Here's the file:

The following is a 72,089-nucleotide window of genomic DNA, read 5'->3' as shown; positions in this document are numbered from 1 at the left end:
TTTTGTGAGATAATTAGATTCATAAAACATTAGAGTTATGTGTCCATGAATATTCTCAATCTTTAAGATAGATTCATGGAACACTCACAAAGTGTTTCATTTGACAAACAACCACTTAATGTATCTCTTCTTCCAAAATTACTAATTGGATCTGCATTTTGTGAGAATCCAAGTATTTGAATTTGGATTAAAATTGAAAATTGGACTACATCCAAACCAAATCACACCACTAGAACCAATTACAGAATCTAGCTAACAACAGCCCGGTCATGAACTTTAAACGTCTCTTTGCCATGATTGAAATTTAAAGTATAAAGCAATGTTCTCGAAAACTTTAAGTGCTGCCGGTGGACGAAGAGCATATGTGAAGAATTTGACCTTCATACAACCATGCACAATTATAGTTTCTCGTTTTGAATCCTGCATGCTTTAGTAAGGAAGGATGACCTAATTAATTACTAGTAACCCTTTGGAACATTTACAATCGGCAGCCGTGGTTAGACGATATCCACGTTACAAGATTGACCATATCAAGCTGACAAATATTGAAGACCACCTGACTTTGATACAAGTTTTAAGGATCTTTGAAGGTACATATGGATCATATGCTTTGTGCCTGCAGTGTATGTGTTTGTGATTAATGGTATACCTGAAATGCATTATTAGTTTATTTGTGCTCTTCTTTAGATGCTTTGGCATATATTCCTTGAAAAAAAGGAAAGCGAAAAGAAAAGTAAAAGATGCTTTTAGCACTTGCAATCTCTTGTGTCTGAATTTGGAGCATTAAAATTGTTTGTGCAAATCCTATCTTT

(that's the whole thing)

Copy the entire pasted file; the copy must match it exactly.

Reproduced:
The following is a 72,089-nucleotide window of genomic DNA, read 5'->3' as shown; positions in this document are numbered from 1 at the left end:
TTTTGTGAGATAATTAGATTCATAAAACATTAGAGTTATGTGTCCATGAATATTCTCAATCTTTAAGATAGATTCATGGAACACTCACAAAGTGTTTCATTTGACAAACAACCACTTAATGTATCTCTTCTTCCAAAATTACTAATTGGATCTGCATTTTGTGAGAATCCAAGTATTTGAATTTGGATTAAAATTGAAAATTGGACTACATCCAAACCAAATCACACCACTAGAACCAATTACAGAATCTAGCTAACAACAGCCCGGTCATGAACTTTAAACGTCTCTTTGCCATGATTGAAATTTAAAGTATAAAGCAATGTTCTCGAAAACTTTAAGTGCTGCCGGTGGACGAAGAGCATATGTGAAGAATTTGACCTTCATACAACCATGCACAATTATAGTTTCTCGTTTTGAATCCTGCATGCTTTAGTAAGGAAGGATGACCTAATTAATTACTAGTAACCCTTTGGAACATTTACAATCGGCAGCCGTGGTTAGACGATATCCACGTTACAAGATTGACCATATCAAGCTGACAAATATTGAAGACCACCTGACTTTGATACAAGTTTTAAGGATCTTTGAAGGTACATATGGATCATATGCTTTGTGCCTGCAGTGTATGTGTTTGTGATTAATGGTATACCTGAAATGCATTATTAGTTTATTTGTGCTCTTCTTTAGATGCTTTGGCATATATTCCTTGAAAAAAAGGAAAGCGAAAAGAAAAGTAAAAGATGCTTTTAGCACTTGCAATCTCTTGTGTCTGAATTTGGAGCATTAAAATTGTTTGTGCAAATCCTATCTTT